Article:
As the Administration and Congress define their vision of “repeal and replace” we are seeing a number of efforts to increase the use individual accounts as a key component of any likely Trump/RyanCare proposal. Health Savings Accounts (HSAs) figure prominently in a number of Republican proposals as a way for individuals to pay for current (pre-retirement) health care costs. For example, HSAs are key aspects of summary of the pending American Health Care Reform Act (issued by the Republican Study Committee), the Patient Freedom Act of 2017 (sponsored by Sen. Cassidy, R. La. and Sen. Collins, R. Maine), and the House Republicans’ “A Better Way” position paper.
On the surface, one can see how this could be promoted – after all, employees have already moved to an account based retirement system through the growth of 401(k) plans. HSAs have gained in popularity over the years – there are now over 20 million HSAs. And, there is an appeal to the belief that individuals will be better purchasers of health care when they are spending their own money.
However, we should be very careful about using the popularity and growth of 401(k) plans as a basis for in increasing reliance on HSAs to finance current healthcare costs. As we think about increasing the role of HSAs in financing healthcare, there are a few things to note:
• 401(k) plans are “backstopped” by Social Security. Even if I retire with $0 in my 401(k) plan, I still have some retirement income through Social Security. Maybe not a lot, but something. And, although Medicare may backstop HSAs for those over 65, there is no healthcare backstop for those under 65 with a $0 balance HSA and a large medical bill.
• I may decide to retire. But, if I have no retirement savings, I can continue to work. (Admittedly, some older Americans are forced into retirement with no employment prospects. But, for many, retirement is a choice.) But, I do not decide whether or not to get sick. In other words, Americans have some more control over retirement – but less choice over the need for healthcare. So, once again, for Americans under 65 a $0 401(k) balance is less likely to be catastrophic than a $0 balance HSA coupled with a high deductible plan and an unexpected illness.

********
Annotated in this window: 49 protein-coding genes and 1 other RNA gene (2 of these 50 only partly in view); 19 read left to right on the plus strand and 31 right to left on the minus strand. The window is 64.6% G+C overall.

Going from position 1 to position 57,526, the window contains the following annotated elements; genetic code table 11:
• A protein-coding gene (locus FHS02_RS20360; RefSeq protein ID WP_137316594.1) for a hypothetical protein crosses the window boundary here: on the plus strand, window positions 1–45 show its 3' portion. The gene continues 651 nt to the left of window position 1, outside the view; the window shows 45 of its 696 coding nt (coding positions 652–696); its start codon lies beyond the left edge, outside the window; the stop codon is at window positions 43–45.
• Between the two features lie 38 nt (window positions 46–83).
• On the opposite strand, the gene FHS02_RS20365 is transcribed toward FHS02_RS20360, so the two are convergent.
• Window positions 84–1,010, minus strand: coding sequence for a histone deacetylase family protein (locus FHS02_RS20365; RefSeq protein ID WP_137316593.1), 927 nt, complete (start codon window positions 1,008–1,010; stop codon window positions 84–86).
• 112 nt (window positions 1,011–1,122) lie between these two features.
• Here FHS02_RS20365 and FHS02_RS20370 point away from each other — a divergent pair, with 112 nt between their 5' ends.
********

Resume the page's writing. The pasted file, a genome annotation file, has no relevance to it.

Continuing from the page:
• 401(k) balances have years to accumulate. This long-term accumulation phase allows 401(k)s to recover from fluctuations in the market, drops in my income, and the occasional hardship withdrawal. If HSAs are needed to pay current premiums or out-of-pocket medical costs, there is no accumulation phase. This already occurs to some degree – a recent study by Devenir Research estimated that $25 billion flowed into HSAs in 2016 as contributions, and $20 billion flowed back out as withdrawals. So, 80% of HSA contributions were spent in the year the contribution was made.
• For many, the money to fund an HSA is just not there. According to one recent survey, 63% of Americans do not have the financial resources to pay for an unexpected expense of $1,000. The lack of “extra” money to contribute to an HSA may account for the fact that, per the Devenir Research report, the average HSA balance is $1,850. Again, when faced with a large medical bill the consequences of $1,850 in my HSA are very different than a balance of $1,850 in my 401(k) plan.
Accounts – both for retirement and health care – can be very helpful tools. Many Americans have benefitted from 401(k) accumulations and used those accumulations to finance retirement. And Americans love to be in control of their assets. But, there are limits. As we consider the alternative to the ACA we should make sure that HSAs can really carry the weight that is shifted on them in these proposals.